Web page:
Written by James G. Brooks, Founder & CEO of GlassView
I don’t have to convince you that screens are the future. You’re staring into one right now.
If you’re like most Americans, you will spend about 12 hours today gazing into one screen or another. That may seem like a natural limit, but consider how screens have proliferated in recent years. There are screens at gas pumps, screens at supermarket checkout lines and screens on exercise equipment.
Take Peloton for example. The hit $2,000 exercise bike has transformed the home workout experience by linking consumers to live broadcast exercise classes. But Peloton, which just raised $550 million for a $4.15 billion valuation, isn’t the only sign that the IoT age is upon us. A recent Samsung ad points to another smart use of video—a family uses a screen on their refrigerator to take a video call and then mom shuts off the TV in the other room when dinner’s ready.
All of this signals that the Internet of Things is not a future technology. It’s here now. That means that very targeted video ads on IoT devices will soon become the norm. Here’s why:
They will reduce the cost of hardware. We already live in a world in which consumers can get free versions of apps, news articles and streaming music services in exchange for viewing ads. If they’d rather pay extra, they can skip the ads. Hulu also offers a more expensive ad-free experience for those willing to pay extra not to see ads. Subsidizing IoT devices the same way then is plausible. Imagine if ads on a smart refrigerator reduced the cost by a few hundred dollars?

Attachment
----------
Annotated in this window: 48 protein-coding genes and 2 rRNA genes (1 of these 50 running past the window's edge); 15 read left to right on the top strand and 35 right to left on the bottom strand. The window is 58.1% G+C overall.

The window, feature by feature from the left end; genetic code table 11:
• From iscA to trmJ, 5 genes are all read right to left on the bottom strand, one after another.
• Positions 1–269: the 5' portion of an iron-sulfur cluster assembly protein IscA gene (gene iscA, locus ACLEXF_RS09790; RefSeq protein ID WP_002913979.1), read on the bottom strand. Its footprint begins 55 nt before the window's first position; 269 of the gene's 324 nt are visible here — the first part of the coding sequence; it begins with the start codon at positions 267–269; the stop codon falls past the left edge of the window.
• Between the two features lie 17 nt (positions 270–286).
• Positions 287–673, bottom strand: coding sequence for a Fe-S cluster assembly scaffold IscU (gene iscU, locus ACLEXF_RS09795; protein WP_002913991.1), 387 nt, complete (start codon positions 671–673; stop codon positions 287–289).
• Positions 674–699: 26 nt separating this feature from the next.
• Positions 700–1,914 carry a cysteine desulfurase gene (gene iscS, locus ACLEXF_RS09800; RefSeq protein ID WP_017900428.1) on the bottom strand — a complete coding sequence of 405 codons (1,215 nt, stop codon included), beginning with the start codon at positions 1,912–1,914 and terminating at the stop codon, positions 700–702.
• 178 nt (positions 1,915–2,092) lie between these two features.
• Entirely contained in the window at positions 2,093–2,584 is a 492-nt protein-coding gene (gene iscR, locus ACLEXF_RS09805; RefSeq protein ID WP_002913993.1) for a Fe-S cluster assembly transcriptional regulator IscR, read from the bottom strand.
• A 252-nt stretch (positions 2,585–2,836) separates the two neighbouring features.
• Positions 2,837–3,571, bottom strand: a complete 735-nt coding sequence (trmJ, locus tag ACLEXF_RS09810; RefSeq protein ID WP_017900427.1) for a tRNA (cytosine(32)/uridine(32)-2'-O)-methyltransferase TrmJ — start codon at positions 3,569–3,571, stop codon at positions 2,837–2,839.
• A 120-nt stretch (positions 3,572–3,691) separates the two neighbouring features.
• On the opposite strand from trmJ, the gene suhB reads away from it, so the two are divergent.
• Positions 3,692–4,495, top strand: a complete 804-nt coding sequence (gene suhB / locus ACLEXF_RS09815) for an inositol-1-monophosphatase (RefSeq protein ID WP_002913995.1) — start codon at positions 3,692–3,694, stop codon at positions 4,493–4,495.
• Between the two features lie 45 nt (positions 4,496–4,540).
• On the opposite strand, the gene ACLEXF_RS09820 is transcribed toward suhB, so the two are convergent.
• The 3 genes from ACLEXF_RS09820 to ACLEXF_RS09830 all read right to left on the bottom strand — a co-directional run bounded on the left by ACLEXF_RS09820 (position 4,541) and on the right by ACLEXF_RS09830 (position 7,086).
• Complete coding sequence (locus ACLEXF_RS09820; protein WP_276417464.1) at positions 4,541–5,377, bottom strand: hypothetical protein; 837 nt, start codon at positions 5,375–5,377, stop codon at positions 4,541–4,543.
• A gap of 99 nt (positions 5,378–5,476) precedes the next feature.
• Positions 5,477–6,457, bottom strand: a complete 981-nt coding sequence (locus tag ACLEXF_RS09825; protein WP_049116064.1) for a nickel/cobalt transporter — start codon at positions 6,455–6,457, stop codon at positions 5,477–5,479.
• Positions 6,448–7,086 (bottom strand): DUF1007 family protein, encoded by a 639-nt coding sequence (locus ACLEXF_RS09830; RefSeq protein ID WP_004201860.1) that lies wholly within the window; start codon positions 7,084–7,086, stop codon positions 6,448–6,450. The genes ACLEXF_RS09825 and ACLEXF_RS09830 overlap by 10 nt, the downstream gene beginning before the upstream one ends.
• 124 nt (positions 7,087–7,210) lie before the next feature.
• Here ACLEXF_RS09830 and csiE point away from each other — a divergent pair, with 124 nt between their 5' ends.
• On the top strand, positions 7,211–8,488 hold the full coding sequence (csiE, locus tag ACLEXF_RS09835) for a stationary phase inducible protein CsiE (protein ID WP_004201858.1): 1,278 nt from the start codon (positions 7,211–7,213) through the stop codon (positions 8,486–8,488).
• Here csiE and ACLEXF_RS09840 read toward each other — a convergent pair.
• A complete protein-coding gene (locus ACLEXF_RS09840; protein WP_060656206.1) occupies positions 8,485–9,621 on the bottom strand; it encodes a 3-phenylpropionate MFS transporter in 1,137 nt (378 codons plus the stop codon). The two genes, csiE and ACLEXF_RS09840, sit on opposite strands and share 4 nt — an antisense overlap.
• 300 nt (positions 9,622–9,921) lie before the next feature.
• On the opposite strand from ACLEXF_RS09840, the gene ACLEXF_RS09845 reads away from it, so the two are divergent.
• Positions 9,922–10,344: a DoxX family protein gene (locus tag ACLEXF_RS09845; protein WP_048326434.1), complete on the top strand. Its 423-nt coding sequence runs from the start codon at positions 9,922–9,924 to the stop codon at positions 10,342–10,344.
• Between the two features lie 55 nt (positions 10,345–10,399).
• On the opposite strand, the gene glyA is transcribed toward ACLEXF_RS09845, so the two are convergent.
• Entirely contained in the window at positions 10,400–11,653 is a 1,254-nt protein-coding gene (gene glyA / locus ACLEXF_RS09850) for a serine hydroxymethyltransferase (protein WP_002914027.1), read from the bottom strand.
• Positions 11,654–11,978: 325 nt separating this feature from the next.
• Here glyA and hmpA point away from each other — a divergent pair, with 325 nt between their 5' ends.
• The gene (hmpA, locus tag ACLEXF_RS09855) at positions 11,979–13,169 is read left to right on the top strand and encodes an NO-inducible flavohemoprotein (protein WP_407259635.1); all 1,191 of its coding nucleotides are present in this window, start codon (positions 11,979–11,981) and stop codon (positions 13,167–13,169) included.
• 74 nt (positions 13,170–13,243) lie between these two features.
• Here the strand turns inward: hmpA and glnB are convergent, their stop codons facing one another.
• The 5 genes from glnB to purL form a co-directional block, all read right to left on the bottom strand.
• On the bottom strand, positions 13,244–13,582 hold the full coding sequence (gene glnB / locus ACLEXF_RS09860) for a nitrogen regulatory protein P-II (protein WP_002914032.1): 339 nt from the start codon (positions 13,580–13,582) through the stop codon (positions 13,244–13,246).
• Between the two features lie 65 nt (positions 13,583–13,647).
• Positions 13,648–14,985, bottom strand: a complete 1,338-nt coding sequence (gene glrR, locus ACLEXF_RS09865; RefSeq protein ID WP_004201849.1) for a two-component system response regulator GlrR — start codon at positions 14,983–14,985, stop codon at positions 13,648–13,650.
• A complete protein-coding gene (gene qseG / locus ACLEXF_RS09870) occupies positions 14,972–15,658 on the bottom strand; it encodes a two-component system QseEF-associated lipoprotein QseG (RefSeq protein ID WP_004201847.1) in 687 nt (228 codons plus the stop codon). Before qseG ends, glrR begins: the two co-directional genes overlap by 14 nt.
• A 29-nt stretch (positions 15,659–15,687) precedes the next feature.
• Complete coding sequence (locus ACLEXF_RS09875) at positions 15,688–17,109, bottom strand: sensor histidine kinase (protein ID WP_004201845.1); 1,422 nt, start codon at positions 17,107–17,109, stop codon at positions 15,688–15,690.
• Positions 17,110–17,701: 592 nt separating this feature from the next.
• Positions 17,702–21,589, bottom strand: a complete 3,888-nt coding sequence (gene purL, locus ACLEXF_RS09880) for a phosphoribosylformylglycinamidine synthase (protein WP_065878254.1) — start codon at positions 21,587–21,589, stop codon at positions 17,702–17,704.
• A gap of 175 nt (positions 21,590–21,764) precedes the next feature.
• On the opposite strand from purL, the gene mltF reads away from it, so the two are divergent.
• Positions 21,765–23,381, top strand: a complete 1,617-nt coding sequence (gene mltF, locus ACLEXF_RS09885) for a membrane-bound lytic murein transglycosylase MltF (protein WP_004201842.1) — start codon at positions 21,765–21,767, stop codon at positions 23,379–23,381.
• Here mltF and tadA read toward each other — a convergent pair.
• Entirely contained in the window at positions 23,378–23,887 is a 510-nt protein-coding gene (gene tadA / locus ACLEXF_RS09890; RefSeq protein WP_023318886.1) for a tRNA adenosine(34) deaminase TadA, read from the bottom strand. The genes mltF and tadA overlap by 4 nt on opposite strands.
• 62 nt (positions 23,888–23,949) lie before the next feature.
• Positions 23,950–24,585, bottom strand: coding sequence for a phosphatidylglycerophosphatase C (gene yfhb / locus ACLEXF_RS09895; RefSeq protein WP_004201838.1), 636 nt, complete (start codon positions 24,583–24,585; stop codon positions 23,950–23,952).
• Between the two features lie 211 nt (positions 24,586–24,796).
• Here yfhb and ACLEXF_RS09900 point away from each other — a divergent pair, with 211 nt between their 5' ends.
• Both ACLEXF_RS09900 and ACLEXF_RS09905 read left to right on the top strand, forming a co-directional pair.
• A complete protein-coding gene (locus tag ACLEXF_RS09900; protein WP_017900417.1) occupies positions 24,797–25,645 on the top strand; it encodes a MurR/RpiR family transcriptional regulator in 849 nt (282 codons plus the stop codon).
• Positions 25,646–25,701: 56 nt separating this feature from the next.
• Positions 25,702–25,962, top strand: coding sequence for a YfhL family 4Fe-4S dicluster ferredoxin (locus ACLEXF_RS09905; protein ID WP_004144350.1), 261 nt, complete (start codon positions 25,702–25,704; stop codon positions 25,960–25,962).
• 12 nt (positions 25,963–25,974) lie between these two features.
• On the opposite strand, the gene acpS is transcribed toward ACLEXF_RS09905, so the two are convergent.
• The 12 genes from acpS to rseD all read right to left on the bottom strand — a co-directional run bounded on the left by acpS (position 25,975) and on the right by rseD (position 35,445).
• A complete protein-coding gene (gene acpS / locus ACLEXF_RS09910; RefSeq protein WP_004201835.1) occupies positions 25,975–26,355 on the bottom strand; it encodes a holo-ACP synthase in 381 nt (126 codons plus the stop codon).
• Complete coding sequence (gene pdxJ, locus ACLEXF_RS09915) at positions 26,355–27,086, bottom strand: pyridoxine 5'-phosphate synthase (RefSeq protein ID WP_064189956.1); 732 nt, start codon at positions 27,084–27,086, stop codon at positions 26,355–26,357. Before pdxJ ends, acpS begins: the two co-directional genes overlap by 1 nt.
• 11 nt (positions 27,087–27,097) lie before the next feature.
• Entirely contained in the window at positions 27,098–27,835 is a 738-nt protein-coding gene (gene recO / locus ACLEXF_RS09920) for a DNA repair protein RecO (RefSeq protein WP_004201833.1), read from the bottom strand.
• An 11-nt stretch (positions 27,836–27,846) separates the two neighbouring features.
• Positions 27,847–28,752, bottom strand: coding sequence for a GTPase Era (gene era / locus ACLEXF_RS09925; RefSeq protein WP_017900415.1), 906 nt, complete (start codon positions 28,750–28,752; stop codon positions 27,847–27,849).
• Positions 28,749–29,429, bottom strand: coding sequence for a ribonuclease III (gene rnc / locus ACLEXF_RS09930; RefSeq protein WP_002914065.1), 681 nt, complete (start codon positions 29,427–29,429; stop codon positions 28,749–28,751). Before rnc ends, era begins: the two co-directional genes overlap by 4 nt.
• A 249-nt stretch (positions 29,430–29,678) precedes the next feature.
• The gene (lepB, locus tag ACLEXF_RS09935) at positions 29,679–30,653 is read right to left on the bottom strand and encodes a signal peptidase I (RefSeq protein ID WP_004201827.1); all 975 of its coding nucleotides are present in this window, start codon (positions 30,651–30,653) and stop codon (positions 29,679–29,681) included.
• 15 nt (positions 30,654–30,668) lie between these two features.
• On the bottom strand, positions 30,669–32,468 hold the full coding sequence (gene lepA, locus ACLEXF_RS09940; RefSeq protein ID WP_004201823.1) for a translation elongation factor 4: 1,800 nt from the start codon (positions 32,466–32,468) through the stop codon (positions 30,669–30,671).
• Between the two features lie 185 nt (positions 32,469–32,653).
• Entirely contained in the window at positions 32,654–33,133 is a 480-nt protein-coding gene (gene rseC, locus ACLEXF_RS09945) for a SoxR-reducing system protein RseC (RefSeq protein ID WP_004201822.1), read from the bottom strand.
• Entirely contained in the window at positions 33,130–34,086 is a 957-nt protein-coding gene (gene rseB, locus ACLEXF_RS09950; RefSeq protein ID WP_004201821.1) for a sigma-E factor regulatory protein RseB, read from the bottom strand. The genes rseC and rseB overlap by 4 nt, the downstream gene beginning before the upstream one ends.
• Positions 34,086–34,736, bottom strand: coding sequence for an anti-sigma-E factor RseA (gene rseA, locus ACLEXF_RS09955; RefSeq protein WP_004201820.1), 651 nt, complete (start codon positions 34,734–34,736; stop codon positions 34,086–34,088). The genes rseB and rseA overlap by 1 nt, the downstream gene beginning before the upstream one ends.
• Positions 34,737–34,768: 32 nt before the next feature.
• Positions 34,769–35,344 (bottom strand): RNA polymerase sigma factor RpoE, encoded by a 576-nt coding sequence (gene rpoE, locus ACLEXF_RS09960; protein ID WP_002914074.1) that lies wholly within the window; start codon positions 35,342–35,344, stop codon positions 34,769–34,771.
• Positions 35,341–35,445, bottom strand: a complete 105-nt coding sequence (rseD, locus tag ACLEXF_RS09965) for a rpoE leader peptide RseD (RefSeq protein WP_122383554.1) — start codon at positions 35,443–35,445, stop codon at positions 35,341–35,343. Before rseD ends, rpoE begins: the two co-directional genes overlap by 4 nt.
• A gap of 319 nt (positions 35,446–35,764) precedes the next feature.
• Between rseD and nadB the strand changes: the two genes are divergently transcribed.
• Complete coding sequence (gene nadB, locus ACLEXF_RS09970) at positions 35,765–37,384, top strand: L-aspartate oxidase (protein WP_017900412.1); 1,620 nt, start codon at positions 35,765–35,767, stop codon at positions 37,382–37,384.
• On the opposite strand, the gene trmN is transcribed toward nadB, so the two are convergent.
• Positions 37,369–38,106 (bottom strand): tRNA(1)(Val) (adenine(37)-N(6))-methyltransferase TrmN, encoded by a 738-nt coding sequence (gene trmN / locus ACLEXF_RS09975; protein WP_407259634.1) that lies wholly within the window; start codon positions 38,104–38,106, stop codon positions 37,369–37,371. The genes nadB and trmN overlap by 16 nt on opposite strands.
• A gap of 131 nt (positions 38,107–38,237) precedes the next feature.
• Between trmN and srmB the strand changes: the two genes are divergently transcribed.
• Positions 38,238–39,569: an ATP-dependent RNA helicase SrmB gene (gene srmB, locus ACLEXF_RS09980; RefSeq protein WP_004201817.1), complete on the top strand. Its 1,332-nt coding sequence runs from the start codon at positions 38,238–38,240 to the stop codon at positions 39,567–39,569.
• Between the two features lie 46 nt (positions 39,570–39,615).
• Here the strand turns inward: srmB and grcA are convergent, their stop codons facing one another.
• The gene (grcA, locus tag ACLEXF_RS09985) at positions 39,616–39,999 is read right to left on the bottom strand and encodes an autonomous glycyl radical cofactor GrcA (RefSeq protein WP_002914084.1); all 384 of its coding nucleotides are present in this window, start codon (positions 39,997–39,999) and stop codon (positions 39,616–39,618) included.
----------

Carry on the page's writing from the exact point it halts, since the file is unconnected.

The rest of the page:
They will offer helpful IoT apps. What would you use the video screen on a refrigerator for anyway? In the Samsung ad, it’s for placing a video call. Another use would be for showing recipes or videos of chefs preparing those recipes. Such content will either come from subscription, web browsing or via apps. The latter two will likely be ad-supported. Sitting through a 30-second targeted ad is a small price to pay for a time-saving recipe. There are other applications. A garage-based screen could deliver DIY videos and apps. A laundry room screen could offer info on apparel care or cleaning.
Marketers will be able to target the right user at the right time. Someone who is calling up a recipe obviously cooks at home and is a great target for a food ad or for a service like Blue Apron. The latter, which extensively advertises on podcasts, might find that targeting a consumer when they’re just about to cook a meal is the perfect time to pitch its services. Similarly, when a consumer is cleaning or doing wash, their minds are focused on those activities, creating opportunities for marketers of relevant products.
Consumers will be able to control their ad exposure. Consumers are aware that their attention has value. The interruptive advertising model is an affront to this calculation. But offering consumers the choice of seeing an ad in exchange for something—an app or service—is a fair deal. Research has shown that such opt-in ads engage users at eight times the rate of autoplay ads.
There are two trends that are paving the way for IoT ads. One is the growth of IoT devices in the home. The other is the possibility of opt-in advertising, which offers consumers something of value for their time. The merging of these two trends points to a future which is attractive to both advertisers and consumers. Consumers get control and marketers get a willing audience. That’s as close to a win-win as you can get.
Originally published at VideoInk.